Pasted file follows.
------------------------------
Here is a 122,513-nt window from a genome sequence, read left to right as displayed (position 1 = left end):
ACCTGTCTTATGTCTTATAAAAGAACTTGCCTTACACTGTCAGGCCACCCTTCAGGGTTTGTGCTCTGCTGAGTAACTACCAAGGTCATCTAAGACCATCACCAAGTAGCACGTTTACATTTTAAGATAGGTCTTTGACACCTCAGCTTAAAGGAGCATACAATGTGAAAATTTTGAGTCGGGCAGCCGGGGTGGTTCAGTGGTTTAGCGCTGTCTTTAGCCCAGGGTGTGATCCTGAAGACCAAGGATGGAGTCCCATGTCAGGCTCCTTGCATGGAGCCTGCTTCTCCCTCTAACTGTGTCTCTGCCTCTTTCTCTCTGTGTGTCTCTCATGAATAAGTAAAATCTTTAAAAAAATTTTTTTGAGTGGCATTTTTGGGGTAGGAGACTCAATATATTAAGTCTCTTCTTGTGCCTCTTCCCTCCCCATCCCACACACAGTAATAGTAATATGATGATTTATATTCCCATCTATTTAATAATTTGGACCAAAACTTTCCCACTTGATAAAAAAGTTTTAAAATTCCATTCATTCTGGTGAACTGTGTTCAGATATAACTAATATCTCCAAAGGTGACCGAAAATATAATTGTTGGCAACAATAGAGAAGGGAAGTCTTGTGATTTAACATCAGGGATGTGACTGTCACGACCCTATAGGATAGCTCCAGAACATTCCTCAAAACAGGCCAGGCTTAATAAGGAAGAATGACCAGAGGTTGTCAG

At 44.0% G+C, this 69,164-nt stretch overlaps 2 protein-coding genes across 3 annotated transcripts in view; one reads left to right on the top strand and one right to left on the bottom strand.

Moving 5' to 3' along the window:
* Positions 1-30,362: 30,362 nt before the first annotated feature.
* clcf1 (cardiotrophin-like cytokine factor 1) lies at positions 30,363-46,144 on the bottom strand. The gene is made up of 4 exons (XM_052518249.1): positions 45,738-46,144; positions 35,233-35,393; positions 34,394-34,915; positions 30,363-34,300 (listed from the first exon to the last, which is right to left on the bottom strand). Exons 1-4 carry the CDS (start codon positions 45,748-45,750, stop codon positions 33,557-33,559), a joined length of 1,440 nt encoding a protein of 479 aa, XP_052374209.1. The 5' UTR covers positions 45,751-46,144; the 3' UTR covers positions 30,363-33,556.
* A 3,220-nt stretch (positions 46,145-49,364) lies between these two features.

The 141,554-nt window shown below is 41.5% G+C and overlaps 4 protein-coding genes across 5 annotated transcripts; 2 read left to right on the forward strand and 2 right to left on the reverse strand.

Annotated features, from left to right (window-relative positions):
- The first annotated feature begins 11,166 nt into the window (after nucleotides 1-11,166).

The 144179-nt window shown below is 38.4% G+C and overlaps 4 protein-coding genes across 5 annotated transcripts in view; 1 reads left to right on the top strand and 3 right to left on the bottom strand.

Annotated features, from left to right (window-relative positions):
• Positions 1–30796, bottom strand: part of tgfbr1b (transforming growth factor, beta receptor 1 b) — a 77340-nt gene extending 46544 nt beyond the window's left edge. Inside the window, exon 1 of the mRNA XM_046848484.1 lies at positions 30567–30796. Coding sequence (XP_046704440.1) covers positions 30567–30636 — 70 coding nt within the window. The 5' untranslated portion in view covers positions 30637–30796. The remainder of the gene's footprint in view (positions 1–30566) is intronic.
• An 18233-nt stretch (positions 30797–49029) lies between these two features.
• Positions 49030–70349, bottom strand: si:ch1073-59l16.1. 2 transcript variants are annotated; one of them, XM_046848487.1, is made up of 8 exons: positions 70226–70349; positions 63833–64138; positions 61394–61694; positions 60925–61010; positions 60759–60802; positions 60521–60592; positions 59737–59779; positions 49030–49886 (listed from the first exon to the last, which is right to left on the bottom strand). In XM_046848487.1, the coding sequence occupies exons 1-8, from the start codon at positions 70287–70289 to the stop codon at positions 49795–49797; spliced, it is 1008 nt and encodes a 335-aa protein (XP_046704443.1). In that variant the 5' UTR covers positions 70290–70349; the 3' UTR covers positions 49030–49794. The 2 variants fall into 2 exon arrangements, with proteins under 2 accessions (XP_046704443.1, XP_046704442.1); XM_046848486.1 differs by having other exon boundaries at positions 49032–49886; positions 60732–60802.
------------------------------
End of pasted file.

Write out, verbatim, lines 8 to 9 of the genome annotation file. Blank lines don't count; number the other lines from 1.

The 141,554-nt window shown below is 41.5% G+C and overlaps 4 protein-coding genes across 5 annotated transcripts; 2 read left to right on the forward strand and 2 right to left on the reverse strand.

Annotated features, from left to right (window-relative positions):